Elena Radionova
There's good cheesy, and then there's bad cheesy. Bad cheesy: Fifty Shades of Grey, Thomas Kinkade, the vast majority of pick-up lines. Good cheesy: the James Bond theme, Nicolas Cage doing his thing, Elena Radionova's skating, Titanic and its music.

Discerning the line between good cheesy and bad cheesy is fraught with the vagaries of subjectivity, taste, and snobbery, but nevertheless possible with a properly discriminatory eye. Elena Radionova's skating is cheesy, albeit in a most satisfying way. Ms. Radionova's costumes are ludicrous, her choreography is hokey, and her music cuts are just downright terrible, but Ms. Radionova all but cartwheels onto the ice and sells every single performance with megawatt charisma and conviction that has people (well, at least me) cheering even when she's dressed like an escapee from Toddlers and Tiaras and/or skating to a defiantly cheesy J.Lo mashup (sometimes both at the same time). It's defies the laws of gravity or whatever, but it works.

The film Titanic is also cheesy (and I am aware the following paragraph will likely have people scoffing at my taste forever), but in a way that is thoroughly enjoyable. Titanic is cheesy, melodramatic, and rife with eye-rolling clichés, but it's also an excellently-paced disaster movie that can be absolutely riveting at times. And the music matches the (earnestly cheesy) tone of the film exactly. As Lorrie Moore writes in her excellent review of Titanic:

The intrepid can even admire the movie's pseudo-hymn My Heart Will Go On, sung by Celine Dion, accompanied by a baleful Irish fiddle. Part folk song, part cola anthem, the song struggles valiantly to do operatic work. Its harmonic progression ascends the scale not unlike Wagner - though not really like it either. A cheesy Liebestod may not be more beautiful than a great one, but it can, given its subject and context, be truer.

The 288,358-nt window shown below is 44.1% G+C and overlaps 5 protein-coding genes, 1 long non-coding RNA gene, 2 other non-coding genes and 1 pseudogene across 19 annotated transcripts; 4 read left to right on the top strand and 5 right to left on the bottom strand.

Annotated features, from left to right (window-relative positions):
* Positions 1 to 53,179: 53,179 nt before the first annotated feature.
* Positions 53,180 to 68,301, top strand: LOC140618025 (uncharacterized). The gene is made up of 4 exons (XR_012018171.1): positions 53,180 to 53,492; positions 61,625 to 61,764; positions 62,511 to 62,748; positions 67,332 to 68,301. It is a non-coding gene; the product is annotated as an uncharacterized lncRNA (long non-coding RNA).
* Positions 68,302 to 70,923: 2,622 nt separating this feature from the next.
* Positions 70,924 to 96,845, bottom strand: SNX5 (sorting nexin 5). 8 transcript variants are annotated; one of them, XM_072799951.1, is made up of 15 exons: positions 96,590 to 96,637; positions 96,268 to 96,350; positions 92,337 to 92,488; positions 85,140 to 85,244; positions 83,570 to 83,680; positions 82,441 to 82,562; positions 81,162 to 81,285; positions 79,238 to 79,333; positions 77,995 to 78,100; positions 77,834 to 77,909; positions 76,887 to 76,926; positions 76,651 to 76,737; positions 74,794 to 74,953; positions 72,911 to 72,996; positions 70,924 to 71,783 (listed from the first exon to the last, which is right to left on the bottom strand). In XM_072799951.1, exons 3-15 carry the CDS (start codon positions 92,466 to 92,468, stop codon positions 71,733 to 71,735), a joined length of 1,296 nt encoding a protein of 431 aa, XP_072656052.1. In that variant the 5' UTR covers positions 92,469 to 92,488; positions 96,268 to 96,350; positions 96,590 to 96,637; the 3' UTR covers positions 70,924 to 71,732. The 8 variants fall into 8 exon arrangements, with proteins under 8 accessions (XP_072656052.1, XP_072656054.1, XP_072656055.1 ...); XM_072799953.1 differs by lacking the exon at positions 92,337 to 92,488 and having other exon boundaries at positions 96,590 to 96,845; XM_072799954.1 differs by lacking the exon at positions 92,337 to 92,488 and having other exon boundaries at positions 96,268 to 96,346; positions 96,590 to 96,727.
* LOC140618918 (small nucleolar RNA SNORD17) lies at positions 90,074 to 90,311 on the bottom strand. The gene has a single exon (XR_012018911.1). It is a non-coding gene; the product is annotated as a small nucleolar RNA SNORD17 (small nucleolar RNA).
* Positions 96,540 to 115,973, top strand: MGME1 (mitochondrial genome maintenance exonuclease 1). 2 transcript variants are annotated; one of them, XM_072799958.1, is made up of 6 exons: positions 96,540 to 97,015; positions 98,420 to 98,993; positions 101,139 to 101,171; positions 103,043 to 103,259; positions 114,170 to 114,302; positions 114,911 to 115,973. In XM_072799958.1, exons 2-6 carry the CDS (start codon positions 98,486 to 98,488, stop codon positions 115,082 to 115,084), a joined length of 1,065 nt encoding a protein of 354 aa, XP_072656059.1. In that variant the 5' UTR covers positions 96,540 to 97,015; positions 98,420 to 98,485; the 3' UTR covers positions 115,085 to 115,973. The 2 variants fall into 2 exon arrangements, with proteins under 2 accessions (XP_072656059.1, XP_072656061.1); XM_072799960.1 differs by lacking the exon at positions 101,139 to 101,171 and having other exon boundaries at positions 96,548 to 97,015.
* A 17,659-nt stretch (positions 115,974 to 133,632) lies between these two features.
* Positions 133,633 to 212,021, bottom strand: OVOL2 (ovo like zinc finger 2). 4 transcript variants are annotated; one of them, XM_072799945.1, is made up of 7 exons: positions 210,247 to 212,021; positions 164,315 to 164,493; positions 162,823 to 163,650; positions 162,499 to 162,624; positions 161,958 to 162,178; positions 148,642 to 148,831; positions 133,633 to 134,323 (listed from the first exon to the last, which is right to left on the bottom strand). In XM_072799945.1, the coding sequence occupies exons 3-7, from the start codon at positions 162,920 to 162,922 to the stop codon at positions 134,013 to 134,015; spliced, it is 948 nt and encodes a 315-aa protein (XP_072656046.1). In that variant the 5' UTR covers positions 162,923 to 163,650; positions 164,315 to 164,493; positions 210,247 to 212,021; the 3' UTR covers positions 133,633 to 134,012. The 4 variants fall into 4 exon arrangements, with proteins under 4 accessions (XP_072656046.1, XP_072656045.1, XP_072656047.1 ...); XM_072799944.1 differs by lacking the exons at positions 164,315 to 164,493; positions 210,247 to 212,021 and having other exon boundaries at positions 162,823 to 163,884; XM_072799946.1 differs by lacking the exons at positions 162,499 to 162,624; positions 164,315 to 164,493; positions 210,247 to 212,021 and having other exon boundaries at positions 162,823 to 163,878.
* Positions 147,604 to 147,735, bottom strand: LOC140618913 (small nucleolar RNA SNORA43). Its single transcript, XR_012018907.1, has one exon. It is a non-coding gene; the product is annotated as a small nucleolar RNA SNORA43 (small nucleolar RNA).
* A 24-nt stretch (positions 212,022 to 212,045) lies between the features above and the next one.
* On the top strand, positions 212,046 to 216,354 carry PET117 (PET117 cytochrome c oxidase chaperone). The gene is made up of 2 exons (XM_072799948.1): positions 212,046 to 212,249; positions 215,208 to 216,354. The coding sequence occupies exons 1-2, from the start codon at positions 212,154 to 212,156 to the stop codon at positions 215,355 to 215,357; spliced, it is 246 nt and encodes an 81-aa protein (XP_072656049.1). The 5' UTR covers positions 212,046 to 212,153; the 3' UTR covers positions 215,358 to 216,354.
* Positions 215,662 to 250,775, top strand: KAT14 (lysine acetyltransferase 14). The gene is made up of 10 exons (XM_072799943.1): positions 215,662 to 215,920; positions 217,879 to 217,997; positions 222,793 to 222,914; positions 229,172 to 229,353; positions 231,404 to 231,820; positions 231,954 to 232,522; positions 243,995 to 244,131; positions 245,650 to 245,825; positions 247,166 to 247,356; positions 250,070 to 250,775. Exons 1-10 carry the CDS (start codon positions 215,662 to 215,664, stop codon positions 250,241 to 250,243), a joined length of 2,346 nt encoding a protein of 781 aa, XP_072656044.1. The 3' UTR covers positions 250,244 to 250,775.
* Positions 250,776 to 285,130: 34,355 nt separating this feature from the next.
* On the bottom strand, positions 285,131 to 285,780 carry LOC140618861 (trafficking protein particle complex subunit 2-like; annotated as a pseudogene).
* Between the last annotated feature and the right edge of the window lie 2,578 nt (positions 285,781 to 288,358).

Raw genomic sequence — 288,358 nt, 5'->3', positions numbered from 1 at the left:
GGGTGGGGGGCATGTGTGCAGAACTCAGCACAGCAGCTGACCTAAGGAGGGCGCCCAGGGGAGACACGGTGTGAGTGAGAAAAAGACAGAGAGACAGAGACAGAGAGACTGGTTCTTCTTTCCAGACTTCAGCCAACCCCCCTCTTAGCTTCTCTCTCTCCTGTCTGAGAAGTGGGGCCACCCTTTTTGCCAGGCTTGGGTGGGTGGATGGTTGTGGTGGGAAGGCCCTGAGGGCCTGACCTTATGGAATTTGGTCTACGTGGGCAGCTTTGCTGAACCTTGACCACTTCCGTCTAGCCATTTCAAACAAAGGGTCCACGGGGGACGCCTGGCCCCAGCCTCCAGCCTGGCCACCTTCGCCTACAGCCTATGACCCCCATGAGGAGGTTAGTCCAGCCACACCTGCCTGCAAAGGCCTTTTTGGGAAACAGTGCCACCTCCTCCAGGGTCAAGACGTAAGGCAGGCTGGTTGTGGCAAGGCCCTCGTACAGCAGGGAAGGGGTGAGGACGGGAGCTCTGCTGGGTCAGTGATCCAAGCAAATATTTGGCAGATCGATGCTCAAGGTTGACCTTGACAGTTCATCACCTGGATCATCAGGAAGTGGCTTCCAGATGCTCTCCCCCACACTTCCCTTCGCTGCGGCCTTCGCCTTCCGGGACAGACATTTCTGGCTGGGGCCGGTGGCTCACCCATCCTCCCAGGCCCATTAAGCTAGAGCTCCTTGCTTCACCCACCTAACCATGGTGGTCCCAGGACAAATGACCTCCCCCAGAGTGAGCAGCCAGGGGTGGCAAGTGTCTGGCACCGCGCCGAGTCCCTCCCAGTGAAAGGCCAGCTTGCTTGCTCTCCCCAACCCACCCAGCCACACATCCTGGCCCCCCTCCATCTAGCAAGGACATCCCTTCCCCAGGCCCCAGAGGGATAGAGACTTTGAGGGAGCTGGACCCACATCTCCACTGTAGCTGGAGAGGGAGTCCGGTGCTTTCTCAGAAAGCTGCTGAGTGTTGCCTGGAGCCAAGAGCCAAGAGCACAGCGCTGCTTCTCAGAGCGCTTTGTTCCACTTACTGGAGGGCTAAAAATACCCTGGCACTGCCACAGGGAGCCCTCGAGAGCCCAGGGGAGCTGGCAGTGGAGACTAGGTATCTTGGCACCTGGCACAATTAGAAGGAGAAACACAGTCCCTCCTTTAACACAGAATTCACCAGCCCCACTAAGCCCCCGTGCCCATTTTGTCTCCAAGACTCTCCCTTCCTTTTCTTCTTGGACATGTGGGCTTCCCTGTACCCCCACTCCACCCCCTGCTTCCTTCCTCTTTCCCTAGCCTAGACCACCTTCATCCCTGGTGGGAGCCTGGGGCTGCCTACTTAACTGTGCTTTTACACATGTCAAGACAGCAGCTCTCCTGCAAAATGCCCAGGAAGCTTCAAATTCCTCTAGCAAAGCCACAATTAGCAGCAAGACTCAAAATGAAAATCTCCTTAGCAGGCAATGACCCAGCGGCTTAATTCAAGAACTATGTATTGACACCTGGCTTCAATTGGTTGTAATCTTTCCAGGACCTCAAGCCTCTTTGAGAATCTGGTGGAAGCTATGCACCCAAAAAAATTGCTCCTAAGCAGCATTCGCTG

So there you go. In theory, Elena Radionova + Titanic could've been perfect: a big, bold, and wonderfully indulgent program that would have been an excellent guilty pleasure (and maybe not even that guilty either!).

Instead, we have . . . what Elena Radionova is skating to this season: a shapeless, ludicrously and illogically banal program that even Ms. Radionova's megawatt charisma cannot save. The "choreography" (to use the word loosely!) is entirely divorced from the music that happens to be coincidentally playing in the background whenever Ms. Radionova is skating her LP. But then again, if said music is some horrible screechy version of My Heart Will Go On before it randomly segues into Celine Dion at the very end, having no relation to the music may not necessarily be a bad thing. Anyway, the "choreography" is basically all face and flinging arms, as if Ms. Radionova is single-handedly trying to keep a sinking ocean liner afloat. And I haven't even mentioned the dialogue yet . . . ugh. Just awful. In short, Ms. Radionova's Titanic LP is a program that's not even bad cheesy. It's just bad.

How could something that could've been so right go so horribly wrong? What have we done to incur the wrath of the gods in such a way? Oh, the humanity.

Part II of this post (featuring Evgenia Medvedeva, Julia Lipnitskaya, and Anna Pogorilaya, etc.) coming out in the near future!


  1. I have to admit now and then after CoR, that damn song "My heart will go on" suddenly popped up in my head, all because of Radionova.

  2. And to be honest I'd rather watch the bad and chessy Titanic of Radionova than that incomprehensible FS from Tuk. I refuse to believe that's Lambiel's choreography.

    1. I believe that, when interviewed, Lambiel was asked which part of his choreography Liza had kept: he answered, "the music".

  3. I really wish to see Sotnikova will skate clean her LP one day and run to the judges with demanding manner of: "Give me the damn WR!!"